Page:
A love affair with Orleans-a Cape Cod Photo Essay
Online only: Expanded story, plus more photos of Orleans!
With coastline along both the Atlantic and Cape Cod Bay, the town of Orleans offers spectacular natural scenery, and the community’s fascinating history is inextricably tied to the sea. Orleans is also known as a mecca for art, culture and fine dining. For two days in September of 2016, photographer Charles Sternaimolo and I explored the town, from Main Street to Nauset Beach, Rock Harbor to the rotary, and everywhere else in between. We met artists, farmers and business owners, and plenty of folks just enjoying the scenes. We hope you enjoy this photo essay on the town of Orleans.
The Orleans Cultural District—where Main Street meets Route 6A, and the surrounding neighborhoods—is a popular area to shop, stroll or enjoy a meal. To the east of 6A, one can savor a burrito at The Corner Store, browse summer reading titles at Main Street Books, and admire the charming exterior of the recently renovated Orleans Whole Food Store. Visitors can also make a beeline to Honey Candle, a colorful shop with a wide selection of candles, all made from beeswax. “Beeswax is the noble side of candles,” says Agostino DiBari, the shop’s owner. “There’s no animal fat, no petroleum and nothing that can hurt you. It’s a beautiful material to work with.” Beeswax candles, DiBari adds, burn cleaner and longer, and a 3” by 6” rolled candle might burn for 80 to 90 hours. Another positive? “By promoting beehives, you’re promoting the environment,” DiBari says. During our visit, a handful of bees buzzed around the shop, drawn in by the sweet-smelling ingredients. This is a regular occurrence, DiBari says, and the shop owner held the door open patiently so each could safely depart. A native of Italy, DiBari once made molds for ceramics, but today he makes molds for his candles. His designs feature birds, shells, pumpkins and pinecones in yellow, cream, green or red. Another design depicts Torre del Mangia, a 14th-century tower in Italy that bears an uncanny resemblance to Provincetown’s Pilgrim Monument. What does an Italian candle maker from Eastham think of Orleans? “If you love the ocean and the brightness of the light,” DiBari says, “this is it.”
To the west of Route 6A, we visited the Artist Cottages of Orleans Market Square—just behind Hot Chocolate Sparrow. Artists can rent the shacks to sell their work either for the summer, or just a weekend. The cottages are open from Memorial Day to Labor Day, first on weekends, then daily in the summer season. The cottages are colorful, the artists are friendly and informative, and a spirit of camaraderie and community runs throughout. We chatted with several artists, including photographer Roberta Anslow. “I’m a fan of the ocean so I do a lot of seascapes,” says Anslow, who shoots only using natural light. “I love Orleans,” she adds. “There are two great beaches—Nauset and Skaket—you have the best of everything here.”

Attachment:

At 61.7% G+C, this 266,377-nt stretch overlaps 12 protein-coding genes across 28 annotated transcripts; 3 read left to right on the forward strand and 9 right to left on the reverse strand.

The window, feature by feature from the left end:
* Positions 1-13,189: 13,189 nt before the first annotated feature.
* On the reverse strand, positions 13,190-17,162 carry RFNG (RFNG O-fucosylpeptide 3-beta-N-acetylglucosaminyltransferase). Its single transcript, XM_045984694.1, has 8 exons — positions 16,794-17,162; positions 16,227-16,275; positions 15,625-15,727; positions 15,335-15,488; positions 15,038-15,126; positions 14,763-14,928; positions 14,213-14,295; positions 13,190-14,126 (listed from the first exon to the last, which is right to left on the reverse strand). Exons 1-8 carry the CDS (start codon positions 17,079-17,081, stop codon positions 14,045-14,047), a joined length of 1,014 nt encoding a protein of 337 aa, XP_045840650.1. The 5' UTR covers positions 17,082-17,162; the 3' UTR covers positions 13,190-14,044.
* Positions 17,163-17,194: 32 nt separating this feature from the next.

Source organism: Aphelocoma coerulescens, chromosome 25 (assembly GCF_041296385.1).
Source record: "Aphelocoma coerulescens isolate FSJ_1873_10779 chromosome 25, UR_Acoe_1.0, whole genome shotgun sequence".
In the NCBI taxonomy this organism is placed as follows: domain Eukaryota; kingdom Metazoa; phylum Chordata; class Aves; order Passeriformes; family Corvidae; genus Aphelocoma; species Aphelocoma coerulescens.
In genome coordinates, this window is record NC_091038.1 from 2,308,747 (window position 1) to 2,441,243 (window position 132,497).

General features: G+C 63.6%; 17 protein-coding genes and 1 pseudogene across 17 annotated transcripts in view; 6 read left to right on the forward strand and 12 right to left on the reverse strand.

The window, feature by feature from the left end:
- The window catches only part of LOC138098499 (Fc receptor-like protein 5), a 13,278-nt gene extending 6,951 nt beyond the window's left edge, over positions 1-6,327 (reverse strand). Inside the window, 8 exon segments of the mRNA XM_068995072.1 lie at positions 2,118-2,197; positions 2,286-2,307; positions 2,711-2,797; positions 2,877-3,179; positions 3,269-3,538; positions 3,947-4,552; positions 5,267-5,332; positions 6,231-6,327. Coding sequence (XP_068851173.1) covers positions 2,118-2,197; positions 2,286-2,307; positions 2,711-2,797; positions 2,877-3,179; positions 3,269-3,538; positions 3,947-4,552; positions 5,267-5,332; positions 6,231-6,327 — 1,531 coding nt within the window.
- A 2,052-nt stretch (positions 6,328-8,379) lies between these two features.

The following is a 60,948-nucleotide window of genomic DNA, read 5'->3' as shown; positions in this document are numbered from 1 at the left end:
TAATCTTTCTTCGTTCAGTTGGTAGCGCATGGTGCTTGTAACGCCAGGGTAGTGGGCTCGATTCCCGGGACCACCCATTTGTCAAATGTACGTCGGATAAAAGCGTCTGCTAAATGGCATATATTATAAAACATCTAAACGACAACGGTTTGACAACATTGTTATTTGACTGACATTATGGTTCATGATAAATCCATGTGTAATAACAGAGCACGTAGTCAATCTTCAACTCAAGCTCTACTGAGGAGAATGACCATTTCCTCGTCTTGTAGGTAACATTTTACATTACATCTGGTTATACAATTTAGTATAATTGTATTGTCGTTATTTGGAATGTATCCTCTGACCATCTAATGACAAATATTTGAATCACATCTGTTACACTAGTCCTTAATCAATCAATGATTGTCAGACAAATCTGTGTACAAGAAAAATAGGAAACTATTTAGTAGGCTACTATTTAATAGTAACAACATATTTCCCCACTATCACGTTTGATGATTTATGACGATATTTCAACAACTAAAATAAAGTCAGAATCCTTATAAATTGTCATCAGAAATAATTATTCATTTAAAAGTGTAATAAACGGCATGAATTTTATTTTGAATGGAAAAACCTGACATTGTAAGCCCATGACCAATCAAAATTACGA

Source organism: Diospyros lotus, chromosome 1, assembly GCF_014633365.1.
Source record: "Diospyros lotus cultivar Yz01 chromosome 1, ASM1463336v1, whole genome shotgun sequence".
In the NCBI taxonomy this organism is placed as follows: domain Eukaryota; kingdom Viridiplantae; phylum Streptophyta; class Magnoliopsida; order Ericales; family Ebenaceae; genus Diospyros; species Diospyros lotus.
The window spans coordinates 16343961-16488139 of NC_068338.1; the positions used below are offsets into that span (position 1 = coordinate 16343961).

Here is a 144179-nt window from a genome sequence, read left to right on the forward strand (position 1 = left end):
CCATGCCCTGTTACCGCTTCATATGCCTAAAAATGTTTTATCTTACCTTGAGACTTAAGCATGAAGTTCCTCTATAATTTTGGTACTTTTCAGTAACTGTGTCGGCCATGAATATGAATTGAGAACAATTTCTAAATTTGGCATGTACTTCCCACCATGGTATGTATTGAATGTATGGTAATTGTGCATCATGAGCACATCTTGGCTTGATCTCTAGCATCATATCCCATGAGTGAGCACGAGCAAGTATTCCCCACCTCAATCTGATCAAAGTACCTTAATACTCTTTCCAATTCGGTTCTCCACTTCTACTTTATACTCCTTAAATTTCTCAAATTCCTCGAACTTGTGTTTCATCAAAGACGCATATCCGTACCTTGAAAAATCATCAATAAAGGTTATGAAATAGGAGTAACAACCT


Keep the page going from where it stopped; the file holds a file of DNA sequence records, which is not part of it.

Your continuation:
Another Orleans artist, painter Lanae Pink-Fox is also inspired by nature. She enjoys the artist cottages and Orleans in general. “It’s very relaxing,” she says. “There’s a lot of culture here. You’re standing in the middle of the ‘cultural district.’ They actually put a sign up last summer.” Fellow artisan Megan Dugas of Eastham offered a similar sentiment. “It’s a great artist community,” Dugas says. “It’s very peaceful here.” A jeweler, Dugas handcrafts wire necklaces, rings and other pieces using copper, sterling silver and various gemstones. She follows a free-form approach to her work. “It’s therapy,” she says. “I just go into a zone when I’m creating. I never know what I’m going to make when I sit down to make it—and all these creations come out. I think that’s pretty cool.”
Just across the street from the artist cottages, one can access The Cape Cod Rail Trail, a hugely popular attraction. Running all the way from Dennis to Wellfleet, the trail winds through Orleans for several miles along the path of the former Old Colony Railroad. Need a snack? Hot Chocolate Sparrow on Old Colony Way is a sweet spot for coffee and confections. They have ice cream and chocolates, too, as well as apple blossoms, almond cream cake and other homemade creations.
While in town, we made two stops at Nauset Beach, which runs north to south along Orleans’ Atlantic coastline. The beach is huge, and it’s a fantastic area for walking, picnicking and surfing. We met Jack Griffin and Nicole Dardia, two Barnstable High School students who regularly surf there. “The waves make it a lot of fun,” Dardia says. Just over the crest of a dune, we watched a camper make its way to a section of the beach that allows drive-on visits. The driver stopped to deflate the tires before heading out across the sand. Nauset Beach is also well known because of the many shipwrecks that have taken place off its shores over the years, with vessels being tossed against shoals and shore by the powerful surf. Recently, the beach has also been in the news for another reason: shark sightings. Liam’s Clam Shack, a burger stand at the beach, has some fun with this scenario, offering t-shirts depicting a picture of a smiling shark extending an invitation: “Let’s do lunch.”
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